On Tuesday, former President Donald Trump released a statement on Georgia’s election integrity law. He criticized the bill for not going far enough and encouraged supporters to vote with their wallets on the issue of election integrity.
“Boycott all of the woke companies that don’t want Voter I.D. and Free and Fair Elections,” Trump declared.
Georgia-based Coca-Cola, Delta, and Home Depot have attacked Georgia’s election integrity law, echoing President Joe Biden’s declaration that the law represents “Jim Crow on steroids” because it requires voter ID to register for absentee ballots. Apple CEO Tim Cook, JPMorgan Chase CEO Jamie Dimon, and 72 black business leaders joined the chorus of opposition to what they characterized as Republican efforts to restrict voting rights.
Perhaps most egregiously, Major League Baseball (MLB) pulled the All-Star Game out of Georgia over the bill, after Biden encouraged the move. This will cost Georgia an estimated $100 million.
On Monday, a Georgia state representative tore into Biden, noting that Biden’s home state of Delaware has more restrictive voting laws than Georgia. New York, the MLB’s home state, also has more restrictive voting laws.
Trump’s call for a boycott will resonate with Republicans and conservatives. While leftists demonize voter ID, claiming that requiring a valid ID to vote is a form of “Jim Crow” oppression (even though air passengers are required to have a valid ID), voter ID requirements are extremely popular.
According to a recent poll from the Honest Elections Project, 77 percent of Americans support requiring an ID to vote. This includes majorities of self-identified Biden voters (62 percent to 24 percent opposed), black voters (64 percent to 22 percent opposed), and Latino voters (78 percent to 16 percent opposed).
Most voters (64 percent) said they want to strengthen voting safeguards to prevent fraud, rather than eliminate them to make voting “easier.” Even majorities of black voters (51 percent), Hispanic voters (66 percent), urban voters (59 percent), and Independent voters (61 percent) agreed.
Trump attacked the Georgia bill, ironically illustrating that it is far more moderate than Democrats claim.
“Too bad the desperately needed election reforms in Georgia didn’t go further, as their originally approved Bill did, but the Governor and Lt. Governor would not go for it,” Trump lamented. “The watered-down version, that was just passed and signed by Governor Kemp, while better than before, doesn’t have Signature Matching and many other safety measures, which were sadly left out.” (Supporters of the law claim that signature matching is more subjective while requiring a valid ID for an absentee ballot, which the law does, is more objective.)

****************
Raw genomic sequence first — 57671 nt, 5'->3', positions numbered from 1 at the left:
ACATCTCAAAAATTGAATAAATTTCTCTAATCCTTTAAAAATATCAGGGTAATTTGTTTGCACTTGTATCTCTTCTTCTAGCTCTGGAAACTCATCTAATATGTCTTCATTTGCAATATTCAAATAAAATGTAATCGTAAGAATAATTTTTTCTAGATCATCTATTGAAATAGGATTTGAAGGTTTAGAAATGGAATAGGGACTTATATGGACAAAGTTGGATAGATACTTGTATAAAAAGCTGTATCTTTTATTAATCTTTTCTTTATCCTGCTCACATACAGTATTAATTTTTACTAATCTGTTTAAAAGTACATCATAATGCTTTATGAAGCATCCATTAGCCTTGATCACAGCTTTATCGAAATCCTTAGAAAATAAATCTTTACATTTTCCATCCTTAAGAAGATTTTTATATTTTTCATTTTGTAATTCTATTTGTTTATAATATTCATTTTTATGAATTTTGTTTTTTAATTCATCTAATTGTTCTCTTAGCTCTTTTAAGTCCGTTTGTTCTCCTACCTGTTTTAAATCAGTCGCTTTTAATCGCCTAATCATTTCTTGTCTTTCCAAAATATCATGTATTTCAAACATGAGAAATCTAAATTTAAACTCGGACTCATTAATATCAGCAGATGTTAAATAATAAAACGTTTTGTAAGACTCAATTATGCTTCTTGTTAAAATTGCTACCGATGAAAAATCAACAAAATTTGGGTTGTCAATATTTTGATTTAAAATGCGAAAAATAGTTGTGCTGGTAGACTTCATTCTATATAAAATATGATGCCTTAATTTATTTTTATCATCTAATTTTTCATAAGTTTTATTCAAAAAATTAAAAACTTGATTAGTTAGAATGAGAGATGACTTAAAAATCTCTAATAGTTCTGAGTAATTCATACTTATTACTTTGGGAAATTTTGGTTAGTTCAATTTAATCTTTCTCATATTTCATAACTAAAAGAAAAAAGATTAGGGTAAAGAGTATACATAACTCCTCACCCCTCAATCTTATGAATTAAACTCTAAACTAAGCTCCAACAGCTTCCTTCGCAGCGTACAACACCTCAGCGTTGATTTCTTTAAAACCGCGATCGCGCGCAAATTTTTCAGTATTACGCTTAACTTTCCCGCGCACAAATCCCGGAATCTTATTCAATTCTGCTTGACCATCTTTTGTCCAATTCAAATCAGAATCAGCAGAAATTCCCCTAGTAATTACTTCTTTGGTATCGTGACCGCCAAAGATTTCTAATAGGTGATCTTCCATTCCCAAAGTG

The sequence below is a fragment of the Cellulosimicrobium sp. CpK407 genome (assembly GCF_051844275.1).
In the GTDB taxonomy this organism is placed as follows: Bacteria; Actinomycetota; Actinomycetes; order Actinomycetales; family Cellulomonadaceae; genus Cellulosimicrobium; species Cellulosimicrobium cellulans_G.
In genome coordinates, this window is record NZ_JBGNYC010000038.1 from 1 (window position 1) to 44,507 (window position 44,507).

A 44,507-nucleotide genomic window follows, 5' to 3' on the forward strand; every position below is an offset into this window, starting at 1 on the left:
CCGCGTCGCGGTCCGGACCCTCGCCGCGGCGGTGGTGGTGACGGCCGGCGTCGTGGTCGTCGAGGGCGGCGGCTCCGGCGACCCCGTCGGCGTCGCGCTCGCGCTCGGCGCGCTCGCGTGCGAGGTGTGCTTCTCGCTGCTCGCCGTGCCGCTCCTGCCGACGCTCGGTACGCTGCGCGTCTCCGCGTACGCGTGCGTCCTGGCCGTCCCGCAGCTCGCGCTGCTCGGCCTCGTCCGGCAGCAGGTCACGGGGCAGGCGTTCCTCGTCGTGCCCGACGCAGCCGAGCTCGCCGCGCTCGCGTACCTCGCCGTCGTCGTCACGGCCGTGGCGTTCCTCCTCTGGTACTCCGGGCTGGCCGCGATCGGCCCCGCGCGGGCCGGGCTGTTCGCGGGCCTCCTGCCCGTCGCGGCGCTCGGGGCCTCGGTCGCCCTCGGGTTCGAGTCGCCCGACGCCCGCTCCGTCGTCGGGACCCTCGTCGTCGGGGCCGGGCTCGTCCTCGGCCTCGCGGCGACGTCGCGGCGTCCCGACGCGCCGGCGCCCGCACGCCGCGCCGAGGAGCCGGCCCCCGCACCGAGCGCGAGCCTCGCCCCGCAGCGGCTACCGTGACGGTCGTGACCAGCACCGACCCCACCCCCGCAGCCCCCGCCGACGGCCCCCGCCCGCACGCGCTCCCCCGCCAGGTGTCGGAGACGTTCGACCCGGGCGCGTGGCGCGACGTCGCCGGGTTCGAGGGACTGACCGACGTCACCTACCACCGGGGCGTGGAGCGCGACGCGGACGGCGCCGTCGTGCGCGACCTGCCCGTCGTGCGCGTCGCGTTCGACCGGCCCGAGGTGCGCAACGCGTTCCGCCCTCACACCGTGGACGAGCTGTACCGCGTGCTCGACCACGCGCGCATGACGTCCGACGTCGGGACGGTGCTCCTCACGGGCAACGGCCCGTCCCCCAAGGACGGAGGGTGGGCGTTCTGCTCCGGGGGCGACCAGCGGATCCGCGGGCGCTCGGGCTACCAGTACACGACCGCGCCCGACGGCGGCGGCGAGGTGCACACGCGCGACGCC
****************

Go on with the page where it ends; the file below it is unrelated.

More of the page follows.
Trump argued that the bill “should have been passed before the 2020 Presidential Election, not after.”
Unfortunately, the former president was correct. The new law will prevent the kind of shenanigans that Mark Zuckerberg’s Center for Tech and Civic Life (CTCL) engaged in during the 2020 election. CTCL sent funds to election offices in blue areas, ramping up turnout that benefitted Joe Biden. The new law rightly makes this practice illegal, but the reform comes too late.
Trump also raised questions about the “chain of custody records for over 400,000 Absentee Ballots.” This is a serious concern worth investigating.
Trump has continued to claim that he really won the 2020 presidential election. While valid concerns about the election remain, the right response to those concerns is not to re-litigate 2020 but to secure the process of voting for 2022 and 2024.
The former president is right to rally the troops behind popular reforms like voter ID and to castigate woke capital for opposing Georgia’s new election integrity law.
Tyler O’Neil is the author of Making Hate Pay: The Corruption of the Southern Poverty Law Center. Follow him on Twitter at @Tyler2ONeil.